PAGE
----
Say you found out that the keyword "youtub" is getting millions of searches a year. It's pretty obvious that these searches are just misspellings of the company Youtube. You decide you want to try to capitalize on this misspelling by creating a "single person bathtub" product and calling it the "You Tub" and registering "theyoutub.com" domain.

Would Youtube have any sort of trademark/copyright claim on "You Tub"? Would they be able to seize your domain for squatting or similar issues?

On one hand the product is in a completely diffrent non-competing industry, there are no claims of affiliation or trying to phish or trick the user once on the page, and the brand name is relevant to the product. But on the other hand I think most people could see the goal here was to try to gain traffic that was meant for Youtube.

1 Answer 1


Yes, they can be. In the example given in the question, there is an additional factor which is that the possibly-infringing company is in a different line of business, which means that it might be possible to use the exact same name without infringing trademark. For example, there are Dove soap and Dove chocolate. (This possibility is probably more remote with a distinctive, novel name such as YouTube.)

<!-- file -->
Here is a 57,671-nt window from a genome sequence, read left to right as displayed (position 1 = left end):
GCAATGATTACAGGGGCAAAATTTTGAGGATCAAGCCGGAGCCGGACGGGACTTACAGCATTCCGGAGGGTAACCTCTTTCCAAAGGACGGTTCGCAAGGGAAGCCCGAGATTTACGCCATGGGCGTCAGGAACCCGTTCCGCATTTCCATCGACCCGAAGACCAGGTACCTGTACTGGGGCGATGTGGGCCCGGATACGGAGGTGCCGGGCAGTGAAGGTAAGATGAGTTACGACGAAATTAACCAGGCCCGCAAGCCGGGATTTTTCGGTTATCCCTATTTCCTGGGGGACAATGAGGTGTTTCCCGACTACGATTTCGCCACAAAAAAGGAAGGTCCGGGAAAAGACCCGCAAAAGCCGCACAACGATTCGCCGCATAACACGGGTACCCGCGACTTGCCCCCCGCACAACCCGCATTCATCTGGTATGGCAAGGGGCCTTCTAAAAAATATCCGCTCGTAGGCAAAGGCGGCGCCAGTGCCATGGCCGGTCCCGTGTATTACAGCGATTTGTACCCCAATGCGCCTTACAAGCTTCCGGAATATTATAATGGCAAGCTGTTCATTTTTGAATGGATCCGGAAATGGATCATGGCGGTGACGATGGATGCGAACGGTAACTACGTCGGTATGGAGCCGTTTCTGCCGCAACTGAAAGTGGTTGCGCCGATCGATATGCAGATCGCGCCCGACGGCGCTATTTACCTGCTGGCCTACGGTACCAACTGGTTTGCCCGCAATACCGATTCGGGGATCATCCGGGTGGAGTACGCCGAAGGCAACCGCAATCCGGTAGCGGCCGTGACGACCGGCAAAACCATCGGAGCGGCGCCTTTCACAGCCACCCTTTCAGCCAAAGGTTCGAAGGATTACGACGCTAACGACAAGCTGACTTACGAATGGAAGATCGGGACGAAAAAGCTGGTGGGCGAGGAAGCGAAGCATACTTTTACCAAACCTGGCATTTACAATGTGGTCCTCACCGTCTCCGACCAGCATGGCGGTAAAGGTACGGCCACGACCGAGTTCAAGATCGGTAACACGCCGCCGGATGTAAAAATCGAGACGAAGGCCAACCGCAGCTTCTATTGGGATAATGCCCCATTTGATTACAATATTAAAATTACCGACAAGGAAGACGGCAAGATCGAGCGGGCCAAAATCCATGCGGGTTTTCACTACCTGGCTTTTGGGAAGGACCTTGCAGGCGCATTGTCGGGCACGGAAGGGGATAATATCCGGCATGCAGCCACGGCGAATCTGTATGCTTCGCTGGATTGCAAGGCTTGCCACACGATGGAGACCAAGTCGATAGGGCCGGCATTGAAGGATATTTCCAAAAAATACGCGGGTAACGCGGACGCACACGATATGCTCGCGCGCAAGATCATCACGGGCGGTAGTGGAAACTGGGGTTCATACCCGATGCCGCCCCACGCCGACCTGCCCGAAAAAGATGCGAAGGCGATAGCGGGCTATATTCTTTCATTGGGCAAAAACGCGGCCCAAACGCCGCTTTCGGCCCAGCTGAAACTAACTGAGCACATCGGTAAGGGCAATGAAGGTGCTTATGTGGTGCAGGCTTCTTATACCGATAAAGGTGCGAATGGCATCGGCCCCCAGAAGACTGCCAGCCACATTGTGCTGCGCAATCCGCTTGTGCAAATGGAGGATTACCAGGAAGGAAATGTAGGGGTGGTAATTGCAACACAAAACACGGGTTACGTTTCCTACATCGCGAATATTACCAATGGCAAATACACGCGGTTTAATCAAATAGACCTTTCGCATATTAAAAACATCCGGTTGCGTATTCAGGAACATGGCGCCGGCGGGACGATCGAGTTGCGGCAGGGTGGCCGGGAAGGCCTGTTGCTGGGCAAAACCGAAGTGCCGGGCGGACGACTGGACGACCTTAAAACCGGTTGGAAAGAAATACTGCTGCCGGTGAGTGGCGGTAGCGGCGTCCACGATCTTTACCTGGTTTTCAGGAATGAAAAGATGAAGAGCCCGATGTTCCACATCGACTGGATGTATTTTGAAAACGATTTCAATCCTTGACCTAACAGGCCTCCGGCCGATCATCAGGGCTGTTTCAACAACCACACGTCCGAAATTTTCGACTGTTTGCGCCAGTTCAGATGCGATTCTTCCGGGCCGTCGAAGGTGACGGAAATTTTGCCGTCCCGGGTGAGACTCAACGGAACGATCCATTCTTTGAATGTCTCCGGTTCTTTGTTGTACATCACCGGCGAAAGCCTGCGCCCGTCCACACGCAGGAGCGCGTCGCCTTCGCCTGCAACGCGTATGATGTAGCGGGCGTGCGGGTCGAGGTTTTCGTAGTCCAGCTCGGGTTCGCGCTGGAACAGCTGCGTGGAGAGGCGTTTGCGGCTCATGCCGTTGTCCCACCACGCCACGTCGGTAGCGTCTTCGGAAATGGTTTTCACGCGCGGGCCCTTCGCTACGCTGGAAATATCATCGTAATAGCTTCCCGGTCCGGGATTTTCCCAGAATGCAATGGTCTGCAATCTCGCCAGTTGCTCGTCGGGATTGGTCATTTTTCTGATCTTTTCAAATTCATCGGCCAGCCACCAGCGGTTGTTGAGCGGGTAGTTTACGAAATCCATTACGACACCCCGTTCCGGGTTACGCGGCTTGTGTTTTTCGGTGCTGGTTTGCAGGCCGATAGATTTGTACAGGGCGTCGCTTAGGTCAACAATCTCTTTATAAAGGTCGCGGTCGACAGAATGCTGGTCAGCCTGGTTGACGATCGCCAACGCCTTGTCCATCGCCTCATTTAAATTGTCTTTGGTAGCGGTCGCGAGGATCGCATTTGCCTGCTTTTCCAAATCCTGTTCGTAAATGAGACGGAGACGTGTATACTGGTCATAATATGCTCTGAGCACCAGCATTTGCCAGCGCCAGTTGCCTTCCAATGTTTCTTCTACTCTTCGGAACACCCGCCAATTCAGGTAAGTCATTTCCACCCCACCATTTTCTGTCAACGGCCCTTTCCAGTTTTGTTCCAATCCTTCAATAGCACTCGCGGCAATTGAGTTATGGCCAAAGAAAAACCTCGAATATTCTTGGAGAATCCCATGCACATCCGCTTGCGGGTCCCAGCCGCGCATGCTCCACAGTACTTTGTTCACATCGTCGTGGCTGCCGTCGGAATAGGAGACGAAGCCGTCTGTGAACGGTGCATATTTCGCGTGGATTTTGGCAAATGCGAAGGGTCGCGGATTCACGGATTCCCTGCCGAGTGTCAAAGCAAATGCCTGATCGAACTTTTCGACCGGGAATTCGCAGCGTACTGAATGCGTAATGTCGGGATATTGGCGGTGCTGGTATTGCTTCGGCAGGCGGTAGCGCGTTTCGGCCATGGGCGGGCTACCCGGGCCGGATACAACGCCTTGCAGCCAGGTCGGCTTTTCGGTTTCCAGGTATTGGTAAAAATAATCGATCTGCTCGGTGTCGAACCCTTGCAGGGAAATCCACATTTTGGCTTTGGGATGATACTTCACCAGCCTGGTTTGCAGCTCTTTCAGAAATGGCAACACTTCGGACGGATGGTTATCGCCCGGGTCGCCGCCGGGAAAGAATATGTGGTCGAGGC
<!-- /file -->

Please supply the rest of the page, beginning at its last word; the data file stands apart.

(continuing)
Trademark protection is supposed to prevent others from confusing consumers. For example, if the graphic design or other branding of the hypothetical youtub were sufficiently similar to that of YouTube that consumers might actually think that YouTube had branched out into the plumbing fixtures industry, then a court would likely find trademark infringement. (Such elements are often protected trademarks in their own right, of course, independent of the world mark; for example, UPS has trademarked "the color brown" in connection with package delivery services.)

If a company started using the youtub brand to host and serve digitized video recordings, a finding of infringement is more likely still, even in the absence of other similarities. This would be especially true if it appeared that the name had been chosen explicitly to draw customers from the YouTube site, and that would probably be fairly easy to demonstrate in court.

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